THE HISTORY OF LEISURE AND PASTIMES IN THE 19TH CENTURY
By Tim Lambert
In the early 19th century working people had very little leisure time. However, things improved by the end of the century. In 1871 the Bank Holiday Act gave workers a few paid holidays each year. Also in the 1870s some clerks and skilled workers began to have one week paid annual holiday. However, even at the end of the 19th century, most people had no paid holidays except bank holidays. In the early 19th century everyone had Sunday off. In the 1870s some skilled workers began to have Saturday afternoon off. In the 1890s most workers gained a half-day holiday on Saturday and the weekend was born. By the end of the 19th century, most people had more leisure time.
Meanwhile during the 19th century sports became organised. The first written rules for rugby were drawn up in 1845. The London Football Association devised the rules of football in 1863. The first international match was held between England and Scotland in 1872. In 1867 John Graham Chambers drew up a list of rules for boxing. They were called the Queensberry Rules after the Marquis of Queensberry. The Amateur Athletics Association was founded in 1880. Polo was first played in Britain in 1869. Several new sports and games were invented during the 19th century. Although a form of tennis was played since the Middle Ages lawn tennis was invented in 1873. Snooker was invented in India in 1875. Volleyball was invented in 1895. At the end of the 19th century bicycling became a popular sport. The safety bicycle was invented in 1885 and in 1892 John Boyd Dunlop invented pneumatic tyres (much more comfortable than solid rubber ones!) Bicycling clubs became common.
Ludo was originally an Indian game. It was introduced into Britain c. 1880. Reading was also popular in the 19th century. In 1841 Edgar Allan Poe published the first detective story The Murders In The Rue Morgue. The first Sherlock Holmes story A Study in Scarlet was published in 1887 by Arthur Conan Doyle. Many middle-class people also enjoyed musical evenings when they gathered around a piano and sang. Middle-class people were very fond of the theater. In the late 19th century there were also music halls where a variety of acts were performed. In the 19th century going to the seaside was very popular with those who could afford it. The first pleasure pier was built at Brighton in 1823 and soon they appeared at seaside resorts across Britain.
The steam-driven printing press was invented in 1814 allowing newspapers to become more common. Stamp duty on newspapers was abolished in 1855, which made them cheaper. However, newspapers did not become really common until the end of the 19th century. In 1896 the Daily Mail appeared. It was written in a deliberately sensational style to attract readers with little education.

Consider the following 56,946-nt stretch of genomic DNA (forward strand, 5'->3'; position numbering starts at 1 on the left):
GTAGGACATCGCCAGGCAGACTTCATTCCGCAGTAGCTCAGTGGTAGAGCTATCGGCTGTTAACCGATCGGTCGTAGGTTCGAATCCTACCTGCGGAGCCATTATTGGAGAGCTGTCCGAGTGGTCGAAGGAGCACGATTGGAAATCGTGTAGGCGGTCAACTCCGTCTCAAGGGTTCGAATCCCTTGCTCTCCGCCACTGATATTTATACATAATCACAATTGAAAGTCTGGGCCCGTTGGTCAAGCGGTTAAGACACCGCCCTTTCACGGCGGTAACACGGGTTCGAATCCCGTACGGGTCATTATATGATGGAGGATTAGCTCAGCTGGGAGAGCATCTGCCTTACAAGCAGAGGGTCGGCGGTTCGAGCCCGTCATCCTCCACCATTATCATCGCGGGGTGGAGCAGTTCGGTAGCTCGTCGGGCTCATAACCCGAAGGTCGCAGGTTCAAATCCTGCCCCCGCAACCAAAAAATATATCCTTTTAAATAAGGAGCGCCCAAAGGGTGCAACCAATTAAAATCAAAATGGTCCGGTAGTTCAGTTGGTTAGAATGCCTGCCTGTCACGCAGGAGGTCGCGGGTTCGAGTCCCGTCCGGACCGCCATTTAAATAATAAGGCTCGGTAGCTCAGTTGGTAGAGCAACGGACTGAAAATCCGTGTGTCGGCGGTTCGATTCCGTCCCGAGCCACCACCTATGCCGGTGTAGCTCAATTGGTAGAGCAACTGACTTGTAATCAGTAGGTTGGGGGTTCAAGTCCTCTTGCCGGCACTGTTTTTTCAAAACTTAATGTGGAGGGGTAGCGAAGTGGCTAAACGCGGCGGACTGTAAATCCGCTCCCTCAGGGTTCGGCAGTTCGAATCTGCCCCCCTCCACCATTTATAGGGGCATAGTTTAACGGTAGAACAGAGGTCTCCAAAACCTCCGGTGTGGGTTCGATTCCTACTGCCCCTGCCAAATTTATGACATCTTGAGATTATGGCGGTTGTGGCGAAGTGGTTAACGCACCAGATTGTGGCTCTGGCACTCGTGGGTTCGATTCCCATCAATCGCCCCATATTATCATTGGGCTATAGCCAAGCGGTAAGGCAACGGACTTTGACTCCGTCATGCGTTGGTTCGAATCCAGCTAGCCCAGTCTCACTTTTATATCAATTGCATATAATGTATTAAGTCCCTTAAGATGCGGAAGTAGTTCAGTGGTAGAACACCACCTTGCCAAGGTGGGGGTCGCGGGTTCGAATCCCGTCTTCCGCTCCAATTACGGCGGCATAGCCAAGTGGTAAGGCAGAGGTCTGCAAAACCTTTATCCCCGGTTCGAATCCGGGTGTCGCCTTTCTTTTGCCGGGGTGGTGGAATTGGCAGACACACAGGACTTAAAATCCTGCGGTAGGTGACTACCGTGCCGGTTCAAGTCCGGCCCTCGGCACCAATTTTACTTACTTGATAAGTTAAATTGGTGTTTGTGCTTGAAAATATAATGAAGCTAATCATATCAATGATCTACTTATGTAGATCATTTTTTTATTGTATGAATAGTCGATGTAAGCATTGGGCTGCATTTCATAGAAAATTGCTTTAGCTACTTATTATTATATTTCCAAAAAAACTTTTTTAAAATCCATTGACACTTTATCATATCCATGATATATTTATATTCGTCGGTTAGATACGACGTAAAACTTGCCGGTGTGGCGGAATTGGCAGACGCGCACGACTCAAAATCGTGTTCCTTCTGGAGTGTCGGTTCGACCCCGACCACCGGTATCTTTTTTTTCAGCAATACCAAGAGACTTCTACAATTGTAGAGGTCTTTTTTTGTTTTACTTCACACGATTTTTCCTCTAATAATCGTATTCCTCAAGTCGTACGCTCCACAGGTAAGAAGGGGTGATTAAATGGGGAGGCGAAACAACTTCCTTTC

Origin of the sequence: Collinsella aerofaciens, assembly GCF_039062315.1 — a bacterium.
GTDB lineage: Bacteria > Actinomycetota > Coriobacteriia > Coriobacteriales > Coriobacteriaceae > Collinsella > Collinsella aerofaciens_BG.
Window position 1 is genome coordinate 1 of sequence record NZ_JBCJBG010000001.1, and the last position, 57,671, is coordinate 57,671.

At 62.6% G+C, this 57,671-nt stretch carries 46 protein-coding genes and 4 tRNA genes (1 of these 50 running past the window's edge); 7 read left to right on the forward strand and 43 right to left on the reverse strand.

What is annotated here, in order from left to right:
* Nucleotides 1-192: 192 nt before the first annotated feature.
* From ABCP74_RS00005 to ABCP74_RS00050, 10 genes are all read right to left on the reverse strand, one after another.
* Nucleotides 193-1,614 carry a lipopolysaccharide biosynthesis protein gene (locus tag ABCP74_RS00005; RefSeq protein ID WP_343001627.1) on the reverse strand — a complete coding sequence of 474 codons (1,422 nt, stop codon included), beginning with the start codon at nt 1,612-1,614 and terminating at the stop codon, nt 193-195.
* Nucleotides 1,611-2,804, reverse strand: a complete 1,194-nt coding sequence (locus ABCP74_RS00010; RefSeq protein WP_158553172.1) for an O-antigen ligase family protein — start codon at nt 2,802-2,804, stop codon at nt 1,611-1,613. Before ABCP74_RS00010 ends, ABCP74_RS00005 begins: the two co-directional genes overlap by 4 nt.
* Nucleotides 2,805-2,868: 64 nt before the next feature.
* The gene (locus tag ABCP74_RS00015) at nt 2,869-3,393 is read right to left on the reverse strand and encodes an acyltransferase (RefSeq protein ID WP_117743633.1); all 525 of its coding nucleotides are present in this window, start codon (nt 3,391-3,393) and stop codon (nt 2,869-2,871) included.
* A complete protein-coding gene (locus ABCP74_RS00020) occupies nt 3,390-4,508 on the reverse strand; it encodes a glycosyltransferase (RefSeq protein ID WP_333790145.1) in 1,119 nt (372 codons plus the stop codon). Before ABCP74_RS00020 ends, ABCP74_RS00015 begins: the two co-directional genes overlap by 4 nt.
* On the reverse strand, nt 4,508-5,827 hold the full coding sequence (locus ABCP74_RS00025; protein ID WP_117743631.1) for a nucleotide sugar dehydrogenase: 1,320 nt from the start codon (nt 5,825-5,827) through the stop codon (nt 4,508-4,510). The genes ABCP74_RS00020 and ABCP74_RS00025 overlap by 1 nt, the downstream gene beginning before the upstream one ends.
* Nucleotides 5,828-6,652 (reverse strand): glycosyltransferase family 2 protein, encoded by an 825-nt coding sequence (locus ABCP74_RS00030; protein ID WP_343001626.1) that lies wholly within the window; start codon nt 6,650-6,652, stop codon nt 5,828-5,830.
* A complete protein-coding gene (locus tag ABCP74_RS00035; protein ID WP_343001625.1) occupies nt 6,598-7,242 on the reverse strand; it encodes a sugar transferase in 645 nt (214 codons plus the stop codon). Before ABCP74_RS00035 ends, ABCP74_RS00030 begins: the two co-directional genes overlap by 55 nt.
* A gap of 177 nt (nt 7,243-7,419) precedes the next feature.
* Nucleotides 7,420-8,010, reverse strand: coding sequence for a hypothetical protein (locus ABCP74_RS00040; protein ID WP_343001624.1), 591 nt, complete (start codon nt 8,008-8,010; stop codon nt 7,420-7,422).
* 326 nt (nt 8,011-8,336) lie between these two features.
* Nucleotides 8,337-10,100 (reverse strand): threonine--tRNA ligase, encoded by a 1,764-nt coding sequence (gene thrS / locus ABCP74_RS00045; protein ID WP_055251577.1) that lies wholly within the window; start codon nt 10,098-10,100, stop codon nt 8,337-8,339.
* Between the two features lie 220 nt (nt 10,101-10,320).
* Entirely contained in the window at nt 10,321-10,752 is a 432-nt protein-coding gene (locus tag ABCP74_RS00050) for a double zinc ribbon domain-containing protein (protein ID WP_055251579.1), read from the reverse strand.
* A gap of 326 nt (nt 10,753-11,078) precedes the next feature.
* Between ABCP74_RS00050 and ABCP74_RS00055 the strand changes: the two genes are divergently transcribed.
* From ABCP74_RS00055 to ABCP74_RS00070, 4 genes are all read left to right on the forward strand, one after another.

One new hobby in the 19th century was photography. Henry Fox Talbot took the first photograph in 1835. However, photography was more than just a pastime. In 1871 a writer said that one of the great comforts for the working class was having a photo of a family member who was working a long way off. They could be reminded what their loved one looked like. the first cheap camera was invented in 1888 by George Eastman. Afterward, photography became a popular hobby.
In the late 19th century town councils laid out public parks for recreation. The first children's playground was built in a park in Manchester in 1859.
In the 19th century the 'modern' Christmas evolved. Before then Christmas wasn't especially important. It was one of only many festivals celebrated during the year. However, the Victorians invented the Christmas card and the Christmas cracker. The Christmas tree was known in England before the 19th century but it was really made popular when the royals were shown in a magazine illustration with one. Father Christmas or Santa Claus became the figure we know today in the 19th century.
Then in 1896 the Ancient Greek Olympic Games were revived. The first Olympic Winter Games were held in 1924. Meanwhile, the first Tour de France was held in 1903.
Life in the American West
Leisure in the Ancient World
Leisure in the Middle Ages
Leisure in the 18th Century
Women in the 19th century
Leisure in the 20th Century